By Matt Smith and Joseph Menn
DUBAI/SAN FRANCISCO Dec 13 An attempt by
national governments to establish a worldwide policy for
oversight of the Internet collapsed on Thursday after many
Western countries said a compromise plan gave too much power to
United Nations and other officials.
Delegates from the United States, UK, Australia and other
countries took the floor on the next to last day of a UN
conference in Dubai to reject revisions to a treaty governing
international phone calls and data traffic.
"It's with a heavy heart and a sense of missed opportunities
that the U.S. must communicate that it's not able to sign the
agreement in the current form," said Terry Kramer, the U.S.
ambassador to the gathering of the UN's International
While other countries will sign the treaty on Friday, the
absence of so many of the largest economies means that the
document, already watered down to suit much of the West, will
have little practical force. "It will bring some legal concerns
between countries that have and haven't signed the treaty," said
a South American delegate who declined to be identified.
Though technologists who had raised alarms about the
proceedings preferred no deal to one that would have legitimized
more government censorship and surveillance, the failure to
reach an accord could increase the chance that the Internet will
work very differently in different regions.
"Maybe in the future we could come to a fragmented
Internet," delegate Andrey Mukhanov, a top international
official at Russia's Ministry of Telecom and Mass
Communications, told Reuters. "That would be negative for all,
and I hope our American, European colleagues come to a
Delegates from the United States and other holdout countries
said they would continue to press at other international
gatherings in support of what they call a "multi-stakeholder
model," in which private industry groups set standards and play
a large role in the development of the medium.
Countries that had been seeking an expansion of the ITU role
reacted with some bitterness to the failure to reach a
Tariq al-Awadhi of the United Arab Emirates, head of the
Arab States' delegation, said his group had been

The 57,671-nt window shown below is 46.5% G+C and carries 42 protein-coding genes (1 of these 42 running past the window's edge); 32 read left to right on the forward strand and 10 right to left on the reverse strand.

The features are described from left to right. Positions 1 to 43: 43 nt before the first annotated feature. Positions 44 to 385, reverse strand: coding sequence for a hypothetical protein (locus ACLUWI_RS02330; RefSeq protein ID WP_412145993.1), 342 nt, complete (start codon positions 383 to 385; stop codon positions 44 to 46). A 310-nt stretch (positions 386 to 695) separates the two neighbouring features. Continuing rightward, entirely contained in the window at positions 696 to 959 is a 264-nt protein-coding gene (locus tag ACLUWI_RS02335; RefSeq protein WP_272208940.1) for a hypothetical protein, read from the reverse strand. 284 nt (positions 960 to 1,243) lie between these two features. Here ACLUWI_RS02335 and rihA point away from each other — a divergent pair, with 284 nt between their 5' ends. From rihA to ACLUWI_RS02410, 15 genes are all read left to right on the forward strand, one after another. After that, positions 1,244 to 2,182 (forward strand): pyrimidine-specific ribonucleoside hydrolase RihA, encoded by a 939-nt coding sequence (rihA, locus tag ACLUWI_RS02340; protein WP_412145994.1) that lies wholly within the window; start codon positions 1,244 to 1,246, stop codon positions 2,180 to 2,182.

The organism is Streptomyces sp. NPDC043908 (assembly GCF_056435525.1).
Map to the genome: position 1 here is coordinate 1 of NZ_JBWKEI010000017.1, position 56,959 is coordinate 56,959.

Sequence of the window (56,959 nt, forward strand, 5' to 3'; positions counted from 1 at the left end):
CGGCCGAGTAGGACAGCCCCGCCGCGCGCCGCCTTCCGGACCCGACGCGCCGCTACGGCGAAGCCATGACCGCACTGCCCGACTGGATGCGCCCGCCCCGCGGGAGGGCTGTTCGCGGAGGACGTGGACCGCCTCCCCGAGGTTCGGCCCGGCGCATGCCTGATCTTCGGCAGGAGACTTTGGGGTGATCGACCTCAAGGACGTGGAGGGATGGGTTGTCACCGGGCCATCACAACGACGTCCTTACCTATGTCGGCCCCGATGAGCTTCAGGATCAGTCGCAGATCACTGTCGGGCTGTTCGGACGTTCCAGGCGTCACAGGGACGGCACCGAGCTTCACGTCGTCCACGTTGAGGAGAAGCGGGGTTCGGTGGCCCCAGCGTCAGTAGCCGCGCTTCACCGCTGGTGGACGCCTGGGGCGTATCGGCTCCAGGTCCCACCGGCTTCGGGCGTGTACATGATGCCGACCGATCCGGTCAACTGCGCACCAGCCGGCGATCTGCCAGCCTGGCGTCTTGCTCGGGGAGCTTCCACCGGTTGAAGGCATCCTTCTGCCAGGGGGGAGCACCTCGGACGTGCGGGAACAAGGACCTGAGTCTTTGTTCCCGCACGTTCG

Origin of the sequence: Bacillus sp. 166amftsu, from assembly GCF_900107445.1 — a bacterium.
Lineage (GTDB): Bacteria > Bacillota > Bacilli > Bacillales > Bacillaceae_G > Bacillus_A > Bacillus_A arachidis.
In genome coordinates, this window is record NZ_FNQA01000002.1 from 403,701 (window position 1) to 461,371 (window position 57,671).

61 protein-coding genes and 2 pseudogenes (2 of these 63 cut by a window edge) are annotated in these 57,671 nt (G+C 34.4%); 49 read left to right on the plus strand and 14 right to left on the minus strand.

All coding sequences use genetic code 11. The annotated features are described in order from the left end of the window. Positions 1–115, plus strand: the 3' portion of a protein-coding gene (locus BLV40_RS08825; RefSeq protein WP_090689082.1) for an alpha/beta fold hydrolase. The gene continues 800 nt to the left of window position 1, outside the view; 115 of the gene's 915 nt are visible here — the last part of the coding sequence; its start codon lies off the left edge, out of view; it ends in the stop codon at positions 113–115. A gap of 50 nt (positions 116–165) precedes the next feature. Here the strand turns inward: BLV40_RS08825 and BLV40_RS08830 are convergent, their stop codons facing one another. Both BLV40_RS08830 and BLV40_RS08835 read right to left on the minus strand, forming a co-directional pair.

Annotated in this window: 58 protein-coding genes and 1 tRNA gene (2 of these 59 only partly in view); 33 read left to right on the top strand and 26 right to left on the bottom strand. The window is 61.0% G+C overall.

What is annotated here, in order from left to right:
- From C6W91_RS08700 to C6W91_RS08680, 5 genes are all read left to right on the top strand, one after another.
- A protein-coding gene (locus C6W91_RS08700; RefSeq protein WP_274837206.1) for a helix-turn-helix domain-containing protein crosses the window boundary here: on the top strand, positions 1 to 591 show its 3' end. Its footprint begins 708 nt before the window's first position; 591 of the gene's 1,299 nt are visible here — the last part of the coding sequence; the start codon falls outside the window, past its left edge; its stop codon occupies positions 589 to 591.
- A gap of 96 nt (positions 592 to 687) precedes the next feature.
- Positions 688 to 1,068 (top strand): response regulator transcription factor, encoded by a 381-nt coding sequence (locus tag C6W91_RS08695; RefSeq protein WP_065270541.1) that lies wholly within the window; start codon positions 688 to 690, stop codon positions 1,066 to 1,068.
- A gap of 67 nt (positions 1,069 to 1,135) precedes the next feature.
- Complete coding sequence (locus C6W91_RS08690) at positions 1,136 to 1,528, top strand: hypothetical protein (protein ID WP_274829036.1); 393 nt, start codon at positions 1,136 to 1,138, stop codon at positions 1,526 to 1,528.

"double-crossed" by the U.S. bloc after it had agreed to a
compromise deal that moved Internet issues out of the main
treaty and into a nonbinding resolution saying the ITU should be
part of the multi-stakeholder model.
"Unfortunately, those countries breached the compromise
package and destroyed it totally," said Awadhi. "We have given
everything and are not getting anything."
Awadhi said the treaty should have covered all forms of
telecommunications, including voice over Internet protocol and
Internet-based instant messaging services. "They are using
telecom network and using telecom services," he said.
Kramer told reporters that the United States had negotiated
in good faith but that there were several issues that made
agreement impossible, including the resolution's recognition of
an ITU role.
He said a section on reducing the unwanted emails known as
spam, for example, opened the door toward government monitoring
and blocking of political or religious messages.
One of the last major sources of U.S. objection, a clause
that might have given countries the right to administer website
addresses, was struck from the treaty during attempts to salvage
The turnabout was a defeat for ITU Secretary-General
Hamadoun Touré, who had previously predicted that "light-touch"
Internet regulation would emerge from the conference.
But he said the 12-day meeting "has succeeded in bringing
unprecedented public attention to the different and important
perspectives that govern global communications."
Among the countries that said they could not sign, at least
without consulting officials in their capitals, were most
nations in Western Europe along with Canada, Philippines,
Poland, Egypt, Kenya and Czech Republic.
The U.S. bloc's coordinated snub followed a vote that
approved an African proposal to add a sentence in a treaty
relating to human rights.
Western delegates said that effectively reintroduced a
contentious proposal that had said no country should be allowed
to unilaterally deny another country access to communications
networks, which they said stretched too far into the political
"We prefer no resolution on the Internet at all, and I'm
extremely concerned that the language just adopted opens the
possibility of Internet and content issues," Simon Towler, head
of the UK delegation, said after the African proposal was
The treaty is scheduled to be signed at 1330 GMT on Friday.